Derek Chauvin guilty of murder in George Floyd’s death


Screenshot by Faith Lawrence.

Senior Katie Golson shares to her social media the verdict of George Floyd’s case. Derek Chauvin was convicted on all charges brought against him for the death of George Floyd.

Arushi Sharma, News Editor

After nearly 330 days of protesting and public outrage, ex-Minneapolis police officer Derek Chauvin was convicted on all charges brought against him for the death of George Floyd. Floyd was killed on 25 May, 2020 after Chauvin pinned his neck for over nine minutes

On April 20, Chauvin was convicted of second-degree unintentional murder, third-degree murder, and second-degree manslaughter. As this news spread throughout the country, history teacher Carlen Floyd, as well as other Bowie students and staff members, reflected on the verdict of this court case. 

“I cried when I heard the verdict on public radio when I was driving home after school,” C. Floyd said. “I felt such an overwhelming sense of relief and gratitude and joy in this historic moment.”

After 10 hours of deliberation, the jury made its decision to convict Chauvin of all charges, including the second-degree murder charge. The state sentencing guidelines recommends 12.5 years in prison for a conviction of unintentional second-degree murder, for someone with no criminal history.

“I found a lot of things were going through my mind when I heard the verdict,” junior Claire Procyk said. “I was relieved firstly that Chauvin was charged with murder. This step towards taking accountability is an important one.” 

At the end of the closing arguments, Chauvin waived his right to have the jury decide on different aggravating factors, which are factors that have the possibility to exacerbate the severity of a crime. For this case specifically, these include the fact that children were present during the murder of George Floyd, the “particular cruelty” of Chauvin’s policing, and the abuse of his position of authority. Judge Peter Cahill will decide these if these factors apply at a later date.   

“I was relieved that he was found guilty,” history teacher Patricia Maney said. “However, the most important thing to look for now is the actual sentencing phase which will begin in about eight weeks. A judge will sentence him, not the jury.”

According to the Proceedings of the National Academy of Sciences, police violence is a leading cause of death for young men in the United States. About one in every 1,000 Black men in the United States are killed by police.

“The decision of this court case is a big step in the justice system against police brutality,” Caddell said. “Police are here to protect and serve, not be the judge, jury, and executioner.”

After Floyd’s death, over fifteen million Americans around the country protested against injustices brought on the Black community. These protests were a part of the Black Lives Matter movement, one of the largest movements in United States history.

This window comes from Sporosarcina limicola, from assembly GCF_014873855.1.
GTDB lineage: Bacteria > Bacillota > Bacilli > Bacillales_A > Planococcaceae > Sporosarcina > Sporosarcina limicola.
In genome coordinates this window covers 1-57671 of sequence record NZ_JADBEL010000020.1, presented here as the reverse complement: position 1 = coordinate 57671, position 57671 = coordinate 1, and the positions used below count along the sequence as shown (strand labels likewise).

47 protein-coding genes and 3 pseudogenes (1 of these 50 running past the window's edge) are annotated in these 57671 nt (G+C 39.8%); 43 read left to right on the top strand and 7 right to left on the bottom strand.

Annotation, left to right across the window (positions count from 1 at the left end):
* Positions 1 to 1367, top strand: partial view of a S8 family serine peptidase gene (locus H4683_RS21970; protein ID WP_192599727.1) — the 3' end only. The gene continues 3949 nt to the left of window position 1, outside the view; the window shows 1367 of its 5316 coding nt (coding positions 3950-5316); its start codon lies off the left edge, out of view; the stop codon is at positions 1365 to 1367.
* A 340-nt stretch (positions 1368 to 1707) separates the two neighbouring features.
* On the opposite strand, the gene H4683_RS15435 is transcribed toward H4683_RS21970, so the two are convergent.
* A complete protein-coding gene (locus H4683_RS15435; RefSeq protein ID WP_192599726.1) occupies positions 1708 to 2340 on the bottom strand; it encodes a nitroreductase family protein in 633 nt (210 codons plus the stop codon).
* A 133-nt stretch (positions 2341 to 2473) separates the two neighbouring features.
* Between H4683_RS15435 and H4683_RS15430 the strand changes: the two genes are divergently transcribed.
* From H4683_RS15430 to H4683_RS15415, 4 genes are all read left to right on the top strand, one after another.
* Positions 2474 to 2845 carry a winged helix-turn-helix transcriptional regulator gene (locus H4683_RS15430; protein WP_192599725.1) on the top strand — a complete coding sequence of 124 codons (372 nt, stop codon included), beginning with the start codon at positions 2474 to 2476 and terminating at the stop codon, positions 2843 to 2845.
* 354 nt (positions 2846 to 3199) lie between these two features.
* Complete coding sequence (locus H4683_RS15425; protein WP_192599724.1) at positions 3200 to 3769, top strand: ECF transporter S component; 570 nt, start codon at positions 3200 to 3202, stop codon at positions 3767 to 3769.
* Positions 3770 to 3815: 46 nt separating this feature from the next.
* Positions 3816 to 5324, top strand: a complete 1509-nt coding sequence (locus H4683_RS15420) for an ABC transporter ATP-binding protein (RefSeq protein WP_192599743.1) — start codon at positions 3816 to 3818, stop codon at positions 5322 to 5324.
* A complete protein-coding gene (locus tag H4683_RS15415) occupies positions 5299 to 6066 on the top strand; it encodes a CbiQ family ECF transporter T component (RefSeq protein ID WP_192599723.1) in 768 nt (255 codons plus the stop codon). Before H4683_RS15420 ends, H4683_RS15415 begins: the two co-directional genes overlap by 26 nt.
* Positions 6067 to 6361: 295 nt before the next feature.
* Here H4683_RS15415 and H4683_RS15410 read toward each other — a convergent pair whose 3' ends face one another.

“I thought about the time it even took to get [to the verdict],” Procyk said. “All the protests and work required to just get to this point shows how failed our system is.”

According to Philip Stinson at The Henry A. Wallace Police Crime Database, only five non-federal police officers from 2005 to Floyd’s death were convicted of murder in a shooting that occured while on-duty. Several other officers had convictions that were later overturned.

“This verdict shows our justice system is getting better,” Caddell said. “Too many times have officers gotten away with murder, and this case shows that it will not be tolerated anymore.”

C. Floyd further advances the point made about the government system by emphasizing the positive consequences that have occurred since the verdict was decided.

“Already we’re seeing renewed interest by both elected officials and citizens across the nation. Local, state and federal officials are looking more carefully at police procedures, and ways to improve training and tactics,” C. Floyd said. “This verdict deserves to be compared to other historical events that brought awareness of injustice, and then resulted in legislative and bureaucratic changes.”

Many, including Procyk, believe that this decision has led to a positive direction for the future of other cases of police brutality against African Americans and the Black Lives Matter movement as a whole. 

“This verdict is definitely a step in the right direction, but it does not mean we have achieved justice,” Procyk said. “Even though this is an extremely important step towards taking accountability, the work towards achieving justice continues on.”

With the conviction of Chauvin, the trail of three other officers (Kueng, Lane and Thao) involved in the murder of George Floyd are set to began on 23 Aug. 2021. Because of this, Caddell believes this topic of discussion isn’t over, and he hopes for a better future to prevent this from occurring again. 

“As big of a step it is, it’s sad at what the cost it came with: George Floyd, Breonna Taylor, and countless other lives taken from this world,” Caddell said. “We are seeing a major turning point in American history right here and now, and I can only hope it changes for good.”

Additional Reporting by Sammie Thompson and Anna Holme.